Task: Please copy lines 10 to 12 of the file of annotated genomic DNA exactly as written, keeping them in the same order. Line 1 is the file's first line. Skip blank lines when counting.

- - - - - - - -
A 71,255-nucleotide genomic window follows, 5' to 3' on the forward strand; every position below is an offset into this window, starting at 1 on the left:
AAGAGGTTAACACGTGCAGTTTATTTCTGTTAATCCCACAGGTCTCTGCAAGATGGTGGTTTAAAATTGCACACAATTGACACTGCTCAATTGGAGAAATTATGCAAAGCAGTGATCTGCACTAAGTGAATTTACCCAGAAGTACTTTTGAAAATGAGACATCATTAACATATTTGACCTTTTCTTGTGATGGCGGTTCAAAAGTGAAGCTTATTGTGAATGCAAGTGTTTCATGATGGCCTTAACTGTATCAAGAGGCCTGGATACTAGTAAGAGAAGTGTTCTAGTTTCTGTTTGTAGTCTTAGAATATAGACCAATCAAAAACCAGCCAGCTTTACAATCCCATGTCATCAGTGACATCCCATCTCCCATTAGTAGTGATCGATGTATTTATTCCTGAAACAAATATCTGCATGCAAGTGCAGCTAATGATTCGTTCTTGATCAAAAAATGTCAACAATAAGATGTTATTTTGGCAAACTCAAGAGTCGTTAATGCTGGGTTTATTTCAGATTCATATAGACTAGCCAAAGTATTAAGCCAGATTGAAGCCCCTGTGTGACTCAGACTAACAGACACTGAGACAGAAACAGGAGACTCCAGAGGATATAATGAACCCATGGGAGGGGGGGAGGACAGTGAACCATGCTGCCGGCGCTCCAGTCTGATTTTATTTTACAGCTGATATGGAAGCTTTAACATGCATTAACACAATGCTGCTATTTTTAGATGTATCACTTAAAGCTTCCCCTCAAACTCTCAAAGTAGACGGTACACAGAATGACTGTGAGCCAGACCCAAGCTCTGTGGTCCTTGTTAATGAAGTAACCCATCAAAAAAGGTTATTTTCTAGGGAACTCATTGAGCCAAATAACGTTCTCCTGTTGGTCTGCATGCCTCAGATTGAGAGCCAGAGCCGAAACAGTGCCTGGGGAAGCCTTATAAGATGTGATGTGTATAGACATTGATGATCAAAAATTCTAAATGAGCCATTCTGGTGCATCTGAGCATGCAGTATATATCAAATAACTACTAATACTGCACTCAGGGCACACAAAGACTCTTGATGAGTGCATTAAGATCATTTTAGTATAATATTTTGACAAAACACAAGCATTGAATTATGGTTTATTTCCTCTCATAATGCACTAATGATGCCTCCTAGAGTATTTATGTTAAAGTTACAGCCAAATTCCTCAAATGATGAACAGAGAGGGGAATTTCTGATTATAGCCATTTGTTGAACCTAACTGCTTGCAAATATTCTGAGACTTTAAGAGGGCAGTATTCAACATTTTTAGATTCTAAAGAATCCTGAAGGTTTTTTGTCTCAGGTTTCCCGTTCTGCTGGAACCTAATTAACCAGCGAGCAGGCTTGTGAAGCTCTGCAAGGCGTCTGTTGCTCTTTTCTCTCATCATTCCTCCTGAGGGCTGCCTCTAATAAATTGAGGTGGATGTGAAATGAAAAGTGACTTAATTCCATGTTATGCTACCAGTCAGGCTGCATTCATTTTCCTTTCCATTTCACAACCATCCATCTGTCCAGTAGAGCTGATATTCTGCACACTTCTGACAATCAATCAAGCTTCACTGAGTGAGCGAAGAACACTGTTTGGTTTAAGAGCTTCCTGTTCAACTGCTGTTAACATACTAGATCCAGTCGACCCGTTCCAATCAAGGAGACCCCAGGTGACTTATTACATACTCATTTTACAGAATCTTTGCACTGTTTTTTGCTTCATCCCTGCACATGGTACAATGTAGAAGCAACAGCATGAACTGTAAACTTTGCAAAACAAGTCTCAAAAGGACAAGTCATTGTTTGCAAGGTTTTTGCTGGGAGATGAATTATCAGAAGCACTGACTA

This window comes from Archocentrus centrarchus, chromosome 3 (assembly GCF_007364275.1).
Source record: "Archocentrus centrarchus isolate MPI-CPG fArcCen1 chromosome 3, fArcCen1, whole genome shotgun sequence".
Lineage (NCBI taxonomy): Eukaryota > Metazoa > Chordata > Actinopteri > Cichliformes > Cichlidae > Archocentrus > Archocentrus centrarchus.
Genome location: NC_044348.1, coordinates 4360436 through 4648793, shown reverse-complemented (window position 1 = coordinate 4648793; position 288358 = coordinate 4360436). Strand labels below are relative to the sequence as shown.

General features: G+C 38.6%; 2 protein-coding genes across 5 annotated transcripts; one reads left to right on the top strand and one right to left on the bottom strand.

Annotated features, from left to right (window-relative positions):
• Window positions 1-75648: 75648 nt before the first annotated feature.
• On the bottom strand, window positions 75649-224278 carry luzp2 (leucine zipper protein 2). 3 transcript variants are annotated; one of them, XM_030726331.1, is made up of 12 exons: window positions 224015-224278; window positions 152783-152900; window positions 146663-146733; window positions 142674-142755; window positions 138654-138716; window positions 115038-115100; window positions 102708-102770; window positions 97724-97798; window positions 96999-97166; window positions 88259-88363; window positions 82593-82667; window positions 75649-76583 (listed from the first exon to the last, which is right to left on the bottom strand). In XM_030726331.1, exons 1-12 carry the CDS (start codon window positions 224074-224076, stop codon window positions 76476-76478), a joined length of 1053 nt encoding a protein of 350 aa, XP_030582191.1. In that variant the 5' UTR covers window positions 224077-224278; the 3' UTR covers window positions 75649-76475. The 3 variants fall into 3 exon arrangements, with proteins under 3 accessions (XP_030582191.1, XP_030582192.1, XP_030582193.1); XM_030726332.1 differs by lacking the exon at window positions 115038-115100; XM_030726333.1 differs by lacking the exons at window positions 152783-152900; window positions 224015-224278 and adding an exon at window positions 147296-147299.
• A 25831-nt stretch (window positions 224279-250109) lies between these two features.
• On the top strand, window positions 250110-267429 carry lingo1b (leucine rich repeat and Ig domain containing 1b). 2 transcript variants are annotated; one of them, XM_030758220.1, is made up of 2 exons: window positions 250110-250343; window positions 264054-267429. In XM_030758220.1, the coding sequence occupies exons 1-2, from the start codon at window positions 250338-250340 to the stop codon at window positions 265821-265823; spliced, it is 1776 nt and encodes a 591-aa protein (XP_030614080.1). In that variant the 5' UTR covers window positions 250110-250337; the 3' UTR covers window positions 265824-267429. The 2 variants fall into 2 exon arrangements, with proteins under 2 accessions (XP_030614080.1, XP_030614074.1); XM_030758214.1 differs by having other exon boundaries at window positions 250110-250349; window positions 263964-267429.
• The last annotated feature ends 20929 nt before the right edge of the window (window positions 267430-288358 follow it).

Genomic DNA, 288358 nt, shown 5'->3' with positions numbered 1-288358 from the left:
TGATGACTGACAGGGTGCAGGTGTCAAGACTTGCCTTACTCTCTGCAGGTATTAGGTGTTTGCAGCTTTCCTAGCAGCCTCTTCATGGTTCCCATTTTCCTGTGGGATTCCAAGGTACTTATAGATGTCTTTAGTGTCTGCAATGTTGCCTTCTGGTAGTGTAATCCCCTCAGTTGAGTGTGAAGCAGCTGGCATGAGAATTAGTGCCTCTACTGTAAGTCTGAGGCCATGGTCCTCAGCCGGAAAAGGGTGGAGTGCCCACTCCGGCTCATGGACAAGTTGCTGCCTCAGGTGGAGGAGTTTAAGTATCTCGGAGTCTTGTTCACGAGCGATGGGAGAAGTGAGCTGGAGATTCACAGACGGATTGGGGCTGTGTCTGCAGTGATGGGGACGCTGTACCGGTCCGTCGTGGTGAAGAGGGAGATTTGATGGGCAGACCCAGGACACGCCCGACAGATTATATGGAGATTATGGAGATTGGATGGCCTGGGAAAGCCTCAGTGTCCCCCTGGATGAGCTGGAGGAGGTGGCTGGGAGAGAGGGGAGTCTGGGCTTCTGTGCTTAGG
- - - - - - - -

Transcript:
• On the bottom strand, window positions 75649-224278 carry luzp2 (leucine zipper protein 2). 3 transcript variants are annotated; one of them, XM_030726331.1, is made up of 12 exons: window positions 224015-224278; window positions 152783-152900; window positions 146663-146733; window positions 142674-142755; window positions 138654-138716; window positions 115038-115100; window positions 102708-102770; window positions 97724-97798; window positions 96999-97166; window positions 88259-88363; window positions 82593-82667; window positions 75649-76583 (listed from the first exon to the last, which is right to left on the bottom strand). In XM_030726331.1, exons 1-12 carry the CDS (start codon window positions 224074-224076, stop codon window positions 76476-76478), a joined length of 1053 nt encoding a protein of 350 aa, XP_030582191.1. In that variant the 5' UTR covers window positions 224077-224278; the 3' UTR covers window positions 75649-76475. The 3 variants fall into 3 exon arrangements, with proteins under 3 accessions (XP_030582191.1, XP_030582192.1, XP_030582193.1); XM_030726332.1 differs by lacking the exon at window positions 115038-115100; XM_030726333.1 differs by lacking the exons at window positions 152783-152900; window positions 224015-224278 and adding an exon at window positions 147296-147299.
• A 25831-nt stretch (window positions 224279-250109) lies between these two features.
• On the top strand, window positions 250110-267429 carry lingo1b (leucine rich repeat and Ig domain containing 1b). 2 transcript variants are annotated; one of them, XM_030758220.1, is made up of 2 exons: window positions 250110-250343; window positions 264054-267429. In XM_030758220.1, the coding sequence occupies exons 1-2, from the start codon at window positions 250338-250340 to the stop codon at window positions 265821-265823; spliced, it is 1776 nt and encodes a 591-aa protein (XP_030614080.1). In that variant the 5' UTR covers window positions 250110-250337; the 3' UTR covers window positions 265824-267429. The 2 variants fall into 2 exon arrangements, with proteins under 2 accessions (XP_030614080.1, XP_030614074.1); XM_030758214.1 differs by having other exon boundaries at window positions 250110-250349; window positions 263964-267429.